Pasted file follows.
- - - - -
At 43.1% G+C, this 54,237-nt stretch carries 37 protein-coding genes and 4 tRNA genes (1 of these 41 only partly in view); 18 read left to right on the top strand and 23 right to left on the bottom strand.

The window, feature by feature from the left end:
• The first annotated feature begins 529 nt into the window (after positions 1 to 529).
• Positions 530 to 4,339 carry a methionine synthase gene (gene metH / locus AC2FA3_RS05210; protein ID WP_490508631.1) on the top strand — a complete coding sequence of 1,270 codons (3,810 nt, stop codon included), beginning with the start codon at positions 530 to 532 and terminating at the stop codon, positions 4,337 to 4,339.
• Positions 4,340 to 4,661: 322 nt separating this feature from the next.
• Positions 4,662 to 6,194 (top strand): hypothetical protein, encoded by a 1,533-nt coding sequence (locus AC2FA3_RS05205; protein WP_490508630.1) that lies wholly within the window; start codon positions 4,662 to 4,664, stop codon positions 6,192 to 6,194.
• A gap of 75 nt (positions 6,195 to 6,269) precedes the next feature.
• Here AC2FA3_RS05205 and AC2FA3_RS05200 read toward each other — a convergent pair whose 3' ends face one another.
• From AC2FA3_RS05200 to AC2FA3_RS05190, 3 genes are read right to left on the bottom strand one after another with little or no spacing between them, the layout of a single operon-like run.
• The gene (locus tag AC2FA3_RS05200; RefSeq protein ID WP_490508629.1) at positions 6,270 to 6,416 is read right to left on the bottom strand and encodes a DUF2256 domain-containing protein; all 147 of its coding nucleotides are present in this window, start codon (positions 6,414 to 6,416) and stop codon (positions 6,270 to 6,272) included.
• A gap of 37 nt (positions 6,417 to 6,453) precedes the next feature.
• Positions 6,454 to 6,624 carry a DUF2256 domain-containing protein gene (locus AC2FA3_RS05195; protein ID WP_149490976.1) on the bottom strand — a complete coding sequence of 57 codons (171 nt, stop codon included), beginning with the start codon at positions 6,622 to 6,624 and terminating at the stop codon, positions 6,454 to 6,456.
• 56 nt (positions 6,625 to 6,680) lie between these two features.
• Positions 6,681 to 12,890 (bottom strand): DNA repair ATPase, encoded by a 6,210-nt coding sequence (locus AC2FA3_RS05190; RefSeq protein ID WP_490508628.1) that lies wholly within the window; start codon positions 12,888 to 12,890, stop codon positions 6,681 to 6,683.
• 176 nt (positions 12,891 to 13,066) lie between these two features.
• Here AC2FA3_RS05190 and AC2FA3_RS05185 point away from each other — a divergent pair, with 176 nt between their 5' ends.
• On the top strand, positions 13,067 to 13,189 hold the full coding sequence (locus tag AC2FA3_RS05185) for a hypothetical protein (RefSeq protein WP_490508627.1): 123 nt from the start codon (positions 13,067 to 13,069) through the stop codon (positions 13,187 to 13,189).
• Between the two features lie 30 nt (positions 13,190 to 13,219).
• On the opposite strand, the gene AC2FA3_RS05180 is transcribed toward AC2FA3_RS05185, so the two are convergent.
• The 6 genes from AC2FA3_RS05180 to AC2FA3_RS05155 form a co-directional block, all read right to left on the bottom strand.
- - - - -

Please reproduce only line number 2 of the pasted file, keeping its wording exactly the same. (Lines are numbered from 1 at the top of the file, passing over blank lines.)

The window, feature by feature from the left end: